Overclocking

GIGABYTE advertises the GA-EP45-UD3P as a mainstream motherboard and will nudge users towards their enthusiast-oriented EP45 Extreme series or X48 boards for overclocking duties. We are here to say that is a big mistake based upon our results. We expected solid overclocking based on the BIOS design and board components, but this board clocked just as well or better than any upper-end P45 or X48 boards we have in the labs.

True, there are boards that might hit higher FSB rates or offer better memory performance, but we are concentrating on mainstream overclocking abilities in our tests. We focus on the type of overclocks that support 24/7 operation with reasonable cooling and the ability to run a multitude of programs without a problem. We are not optimizing for SuperPI or 3DMark records; it's more like trying to keep our bank records safe from a crash (sadly, there's nothing we can do about banks crashing).

We put an emphasis on stability during our testing sessions so we test with real world applications ranging from a variety of games to digital imaging software to various audio/video creation programs, along with the normal OCCT and PCMark Vantage tests.

Q9550 4GB Results


Our maximum overclock on air-cooling with the Q9550 resulted in a 4.25GHz clock speed at a respectable 500MHz FSB with our 4GB G.Skill memory kit set to DDR2-1000 at 5-5-4-15 timings. The primary voltages settings were 1.36V NB, 1.38V VTT, 1.70V PLL, 2.00V VDimm, and 1.425V for the CPU. We tried to run the memory higher, but could not get stability at the DDR2-1200 mark in Nero Recode or Crysis. Vdroop was approximately -.02V with Load Line Calibration (LLC) enabled and -.035V with it disabled at idle. Under load Vdroop was -.025V with LLC enabled and -.05V with it disabled.

Q9550 8GB Results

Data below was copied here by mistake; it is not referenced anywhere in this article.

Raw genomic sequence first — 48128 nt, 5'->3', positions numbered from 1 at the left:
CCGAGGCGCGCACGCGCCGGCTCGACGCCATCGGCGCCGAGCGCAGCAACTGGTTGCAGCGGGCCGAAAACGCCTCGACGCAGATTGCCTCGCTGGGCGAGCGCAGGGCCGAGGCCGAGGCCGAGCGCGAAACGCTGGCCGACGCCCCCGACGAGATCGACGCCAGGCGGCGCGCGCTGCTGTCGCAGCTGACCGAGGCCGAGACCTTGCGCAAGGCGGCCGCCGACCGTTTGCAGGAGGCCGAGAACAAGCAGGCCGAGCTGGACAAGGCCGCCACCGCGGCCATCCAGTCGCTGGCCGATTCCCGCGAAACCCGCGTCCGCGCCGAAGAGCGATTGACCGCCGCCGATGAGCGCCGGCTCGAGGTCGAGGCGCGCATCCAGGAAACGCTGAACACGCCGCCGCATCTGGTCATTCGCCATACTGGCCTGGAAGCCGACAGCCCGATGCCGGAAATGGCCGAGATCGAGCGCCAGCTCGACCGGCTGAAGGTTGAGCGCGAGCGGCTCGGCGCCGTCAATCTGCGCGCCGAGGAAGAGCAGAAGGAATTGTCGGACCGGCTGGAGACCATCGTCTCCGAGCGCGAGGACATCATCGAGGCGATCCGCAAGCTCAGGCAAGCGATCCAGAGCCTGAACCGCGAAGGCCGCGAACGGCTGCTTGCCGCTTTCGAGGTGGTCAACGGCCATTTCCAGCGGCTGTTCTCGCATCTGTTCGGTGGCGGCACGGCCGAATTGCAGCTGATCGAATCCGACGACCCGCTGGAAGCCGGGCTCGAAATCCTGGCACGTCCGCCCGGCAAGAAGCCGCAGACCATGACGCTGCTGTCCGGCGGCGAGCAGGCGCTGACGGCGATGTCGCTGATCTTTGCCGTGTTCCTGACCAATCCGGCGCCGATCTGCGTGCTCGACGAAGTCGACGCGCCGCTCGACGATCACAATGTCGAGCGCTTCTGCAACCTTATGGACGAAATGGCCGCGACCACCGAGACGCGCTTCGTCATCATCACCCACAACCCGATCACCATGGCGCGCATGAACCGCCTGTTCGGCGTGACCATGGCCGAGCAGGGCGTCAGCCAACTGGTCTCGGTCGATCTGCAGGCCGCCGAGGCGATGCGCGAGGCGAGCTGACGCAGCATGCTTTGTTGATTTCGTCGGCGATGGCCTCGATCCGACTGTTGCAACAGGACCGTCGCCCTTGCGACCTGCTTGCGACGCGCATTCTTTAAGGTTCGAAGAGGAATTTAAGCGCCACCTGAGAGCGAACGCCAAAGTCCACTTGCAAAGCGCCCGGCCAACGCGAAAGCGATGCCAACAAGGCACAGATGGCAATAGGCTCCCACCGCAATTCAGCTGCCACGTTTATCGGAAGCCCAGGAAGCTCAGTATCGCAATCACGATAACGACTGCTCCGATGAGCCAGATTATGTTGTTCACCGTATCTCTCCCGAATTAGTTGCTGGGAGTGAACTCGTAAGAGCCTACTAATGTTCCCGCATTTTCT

We were able to reach the same 8.5x500 for a 4.25GHz clock speed with 8GB at DDR2-1000 with 5-5-5-15 timings. However, our voltage settings changed to 1.38V NB, 1.40V VTT, 1.70V PLL, 2.06V VDimm, and 1.450V for the CPU to compensate for the additional load on the MCH. Under load Vdroop was -.02V with LLC enabled and -.05V with it disabled.

E8600 Results


Our maximum overclock on air-cooling with the E8600 came with a blistering 4.40GHz clock speed at a fully stable 550MHz FSB rate. Our 4GB G.Skill memory kit allowed us to reach DDR2-1100 at 5-5-5-18 settings. We used the following voltage settings: 1.40V NB, 1.36V VTT, 1.72V PLL, 2.08V VDimm, and 1.500V for the CPU. We had to drop to 8x500 to get 8GB stable while keeping VDimm below 2.1V, PLL below 1.80V, and NB below 1.50V. Vdroop was approximately -.01V with Load Line Calibration (LLC) enabled and -.025V with it disabled at idle. Under load Vdroop was -.02V with LLC enabled and -.04V with it disabled.

E8600 Additional Results


We knew we had a good E8600, so we pulled out our CoolIT Systems Freezone Elite kit and decided to see how far we could get on this board. We ended up at 5GHz with a 10x CPU multiplier and FSB set to 500. We installed 8GB of memory and ran it at DDR2-1000 with 5-5-5-15 timings. We used the following voltage settings: 1.42V NB, 1.40V VTT, 1.76V PLL, 2.04V VDimm, and 1.5675V (1.550V was stable after raising NB to 1.46V) for the CPU. This is the first time we have reached a stable 5GHz with this processor in a P45 board. Vdroop was similar to our results above.

Thoughts

We have absolutely no concerns about recommending this board for 24/7 500FSB+ use. This board overclocks quad-core chips just as easily as it does dual-core offerings, which is a feat that most P45 boards cannot accomplish. Depending on your processor choice, the Northbridge (MCH) and PLL voltages are two prime settings open for reduction. We only utilize retail processors so it is up to luck if we get a good processor or not for overclocking.